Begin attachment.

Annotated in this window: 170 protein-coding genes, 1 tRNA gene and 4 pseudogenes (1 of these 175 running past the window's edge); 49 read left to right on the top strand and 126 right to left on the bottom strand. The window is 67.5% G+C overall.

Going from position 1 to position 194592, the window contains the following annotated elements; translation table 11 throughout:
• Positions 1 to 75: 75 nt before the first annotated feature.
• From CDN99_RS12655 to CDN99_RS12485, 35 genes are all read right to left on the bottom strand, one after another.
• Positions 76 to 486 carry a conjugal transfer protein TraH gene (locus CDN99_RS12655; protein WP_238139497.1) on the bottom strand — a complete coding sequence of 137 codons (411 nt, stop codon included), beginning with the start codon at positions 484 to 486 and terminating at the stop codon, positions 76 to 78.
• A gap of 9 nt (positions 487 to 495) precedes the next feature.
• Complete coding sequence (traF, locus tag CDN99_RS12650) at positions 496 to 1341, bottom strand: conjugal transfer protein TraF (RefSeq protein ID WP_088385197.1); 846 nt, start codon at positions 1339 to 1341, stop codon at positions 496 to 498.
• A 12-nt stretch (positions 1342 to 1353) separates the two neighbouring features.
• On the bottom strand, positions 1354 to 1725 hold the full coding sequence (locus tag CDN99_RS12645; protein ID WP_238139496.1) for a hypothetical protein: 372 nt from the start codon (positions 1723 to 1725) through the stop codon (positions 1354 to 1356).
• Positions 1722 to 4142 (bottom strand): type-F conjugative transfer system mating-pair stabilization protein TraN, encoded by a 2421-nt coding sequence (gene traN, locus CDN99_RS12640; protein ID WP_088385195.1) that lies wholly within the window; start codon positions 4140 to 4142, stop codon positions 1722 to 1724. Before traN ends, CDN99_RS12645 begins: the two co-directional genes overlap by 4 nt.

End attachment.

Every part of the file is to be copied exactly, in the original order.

Annotated in this window: 170 protein-coding genes, 1 tRNA gene and 4 pseudogenes (1 of these 175 running past the window's edge); 49 read left to right on the top strand and 126 right to left on the bottom strand. The window is 67.5% G+C overall.

Going from position 1 to position 194592, the window contains the following annotated elements; translation table 11 throughout:
• Positions 1 to 75: 75 nt before the first annotated feature.
• From CDN99_RS12655 to CDN99_RS12485, 35 genes are all read right to left on the bottom strand, one after another.
• Positions 76 to 486 carry a conjugal transfer protein TraH gene (locus CDN99_RS12655; protein WP_238139497.1) on the bottom strand — a complete coding sequence of 137 codons (411 nt, stop codon included), beginning with the start codon at positions 484 to 486 and terminating at the stop codon, positions 76 to 78.
• A gap of 9 nt (positions 487 to 495) precedes the next feature.
• Complete coding sequence (traF, locus tag CDN99_RS12650) at positions 496 to 1341, bottom strand: conjugal transfer protein TraF (RefSeq protein ID WP_088385197.1); 846 nt, start codon at positions 1339 to 1341, stop codon at positions 496 to 498.
• A 12-nt stretch (positions 1342 to 1353) separates the two neighbouring features.
• On the bottom strand, positions 1354 to 1725 hold the full coding sequence (locus tag CDN99_RS12645; protein ID WP_238139496.1) for a hypothetical protein: 372 nt from the start codon (positions 1723 to 1725) through the stop codon (positions 1354 to 1356).
• Positions 1722 to 4142 (bottom strand): type-F conjugative transfer system mating-pair stabilization protein TraN, encoded by a 2421-nt coding sequence (gene traN, locus CDN99_RS12640; protein ID WP_088385195.1) that lies wholly within the window; start codon positions 4140 to 4142, stop codon positions 1722 to 1724. Before traN ends, CDN99_RS12645 begins: the two co-directional genes overlap by 4 nt.